Every genre has its own way of calling for this reorientation, this suspension of disbelief, though some are more dramatic than others. Sci-fi, fantasy, magical realism — these are a few of my favorite things.

Pet Peeve: “Humanity” in Fantasy and Sci-Fi

Screen Shot 2016-08-22 at 7.28.04 PMOne thing that becomes clearer and clearer to me as time passes is that my parents are huge nerds and raised me to watch a lot of very nerdy things, including all the original Star Trek movies. I have seen Star Trek The Motion Picture more times than it deserves because it is, simply put, not good. (My favorite was The Journey Home — neither the best nor the worst, but I liked the whales.)

This is only relevant because bits of these movies sometimes filter back into my everyday life. The quote pictured here is from The Undiscovered Country, when the Americans and Russians… Ahem, I mean the United Federation of Planets and the Klingon Empire try to get together and negotiate an end to the Cold War… Sorry, the whatever the heck it was they called it while the no-mans-space Neutral Zone was still a thing. During an awkward as fuck diplomatic dinner where the crew of the Enterprise visibly judges the Klingon delegates for not knowing how silverware works, there’s one point where Chekov hesitantly attempts to extend an olive branch and the daughter of the Klingon ambassador calls bullshit.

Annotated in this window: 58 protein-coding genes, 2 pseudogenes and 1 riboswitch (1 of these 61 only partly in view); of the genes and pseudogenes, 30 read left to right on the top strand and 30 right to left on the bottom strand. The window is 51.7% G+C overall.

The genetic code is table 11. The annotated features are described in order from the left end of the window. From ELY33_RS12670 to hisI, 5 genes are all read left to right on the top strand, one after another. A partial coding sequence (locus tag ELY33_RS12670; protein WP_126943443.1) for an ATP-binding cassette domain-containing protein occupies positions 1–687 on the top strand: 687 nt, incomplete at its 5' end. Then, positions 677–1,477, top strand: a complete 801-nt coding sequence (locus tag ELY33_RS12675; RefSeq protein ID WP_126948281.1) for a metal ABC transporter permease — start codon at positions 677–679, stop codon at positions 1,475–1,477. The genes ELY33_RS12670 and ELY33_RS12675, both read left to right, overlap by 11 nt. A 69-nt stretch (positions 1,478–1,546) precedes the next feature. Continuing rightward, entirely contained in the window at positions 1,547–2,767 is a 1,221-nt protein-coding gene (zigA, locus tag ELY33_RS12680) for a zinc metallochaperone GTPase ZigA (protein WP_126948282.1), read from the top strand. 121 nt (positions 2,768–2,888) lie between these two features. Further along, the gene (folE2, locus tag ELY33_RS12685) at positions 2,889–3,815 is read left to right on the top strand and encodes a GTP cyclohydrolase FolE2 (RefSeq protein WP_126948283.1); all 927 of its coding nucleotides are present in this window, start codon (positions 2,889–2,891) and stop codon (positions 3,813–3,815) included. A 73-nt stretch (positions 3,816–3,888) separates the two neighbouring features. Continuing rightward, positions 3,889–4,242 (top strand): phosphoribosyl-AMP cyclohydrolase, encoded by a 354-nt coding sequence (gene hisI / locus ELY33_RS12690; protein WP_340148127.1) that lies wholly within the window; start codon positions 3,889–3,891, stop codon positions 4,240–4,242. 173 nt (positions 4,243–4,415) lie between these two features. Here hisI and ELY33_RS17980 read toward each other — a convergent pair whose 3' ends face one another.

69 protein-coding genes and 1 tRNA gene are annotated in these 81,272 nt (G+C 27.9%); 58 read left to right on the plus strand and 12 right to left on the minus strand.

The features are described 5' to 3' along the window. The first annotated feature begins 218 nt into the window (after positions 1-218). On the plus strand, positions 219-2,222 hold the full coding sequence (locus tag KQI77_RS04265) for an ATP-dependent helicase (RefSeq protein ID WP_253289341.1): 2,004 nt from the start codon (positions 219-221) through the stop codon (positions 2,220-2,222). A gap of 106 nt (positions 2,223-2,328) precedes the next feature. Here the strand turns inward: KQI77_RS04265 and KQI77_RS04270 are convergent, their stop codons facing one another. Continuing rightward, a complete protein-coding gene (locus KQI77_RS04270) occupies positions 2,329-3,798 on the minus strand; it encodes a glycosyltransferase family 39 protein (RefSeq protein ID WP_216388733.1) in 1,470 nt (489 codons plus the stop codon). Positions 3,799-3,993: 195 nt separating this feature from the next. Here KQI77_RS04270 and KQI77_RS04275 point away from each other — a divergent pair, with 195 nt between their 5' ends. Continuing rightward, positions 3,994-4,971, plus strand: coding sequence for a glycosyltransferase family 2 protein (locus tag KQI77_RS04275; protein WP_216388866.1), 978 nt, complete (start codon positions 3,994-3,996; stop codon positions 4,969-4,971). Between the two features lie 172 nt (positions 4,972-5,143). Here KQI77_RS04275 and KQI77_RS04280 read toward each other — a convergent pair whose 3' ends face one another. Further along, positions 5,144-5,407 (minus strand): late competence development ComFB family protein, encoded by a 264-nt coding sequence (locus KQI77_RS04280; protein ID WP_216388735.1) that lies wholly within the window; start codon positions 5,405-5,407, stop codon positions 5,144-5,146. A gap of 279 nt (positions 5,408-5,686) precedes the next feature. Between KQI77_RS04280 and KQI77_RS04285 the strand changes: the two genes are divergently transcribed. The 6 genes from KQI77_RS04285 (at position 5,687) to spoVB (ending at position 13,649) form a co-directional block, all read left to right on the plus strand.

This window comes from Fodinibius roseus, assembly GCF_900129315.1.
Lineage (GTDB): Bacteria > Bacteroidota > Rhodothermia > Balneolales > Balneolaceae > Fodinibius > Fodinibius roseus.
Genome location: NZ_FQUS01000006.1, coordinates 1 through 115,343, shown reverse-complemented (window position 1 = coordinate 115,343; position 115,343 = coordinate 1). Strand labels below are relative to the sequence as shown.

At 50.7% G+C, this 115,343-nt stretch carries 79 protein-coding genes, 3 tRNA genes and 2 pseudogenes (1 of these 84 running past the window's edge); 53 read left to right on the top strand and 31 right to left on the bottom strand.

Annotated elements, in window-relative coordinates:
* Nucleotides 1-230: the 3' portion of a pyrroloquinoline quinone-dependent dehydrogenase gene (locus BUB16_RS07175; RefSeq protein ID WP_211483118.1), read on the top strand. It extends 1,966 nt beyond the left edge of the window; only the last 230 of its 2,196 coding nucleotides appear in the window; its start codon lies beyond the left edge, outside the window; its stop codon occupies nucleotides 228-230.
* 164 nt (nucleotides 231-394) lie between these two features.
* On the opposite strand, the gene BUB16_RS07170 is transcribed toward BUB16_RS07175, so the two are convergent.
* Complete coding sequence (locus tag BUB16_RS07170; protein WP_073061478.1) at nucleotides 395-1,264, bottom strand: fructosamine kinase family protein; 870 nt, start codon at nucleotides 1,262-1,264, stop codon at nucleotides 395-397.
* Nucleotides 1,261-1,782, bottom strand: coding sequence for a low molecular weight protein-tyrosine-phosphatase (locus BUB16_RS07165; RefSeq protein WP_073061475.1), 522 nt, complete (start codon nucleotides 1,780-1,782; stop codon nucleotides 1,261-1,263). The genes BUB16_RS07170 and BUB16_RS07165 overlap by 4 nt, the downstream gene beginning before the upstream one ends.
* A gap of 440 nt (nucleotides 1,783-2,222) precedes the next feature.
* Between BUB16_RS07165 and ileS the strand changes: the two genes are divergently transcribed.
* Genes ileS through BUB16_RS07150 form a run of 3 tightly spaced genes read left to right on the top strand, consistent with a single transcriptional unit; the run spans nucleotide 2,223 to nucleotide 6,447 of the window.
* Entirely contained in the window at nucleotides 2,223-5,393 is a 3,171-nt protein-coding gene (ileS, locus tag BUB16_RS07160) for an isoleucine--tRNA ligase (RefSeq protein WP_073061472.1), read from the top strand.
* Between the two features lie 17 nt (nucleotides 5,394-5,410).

CHEKOV: We do believe all planets have a sovereign claim to inalienable human rights.

AZETBUR: Inalien… If only you could hear yourselves? ‘Human rights.’ Why the very name is racist. The Federation is no more than a ‘homo sapiens’ only club.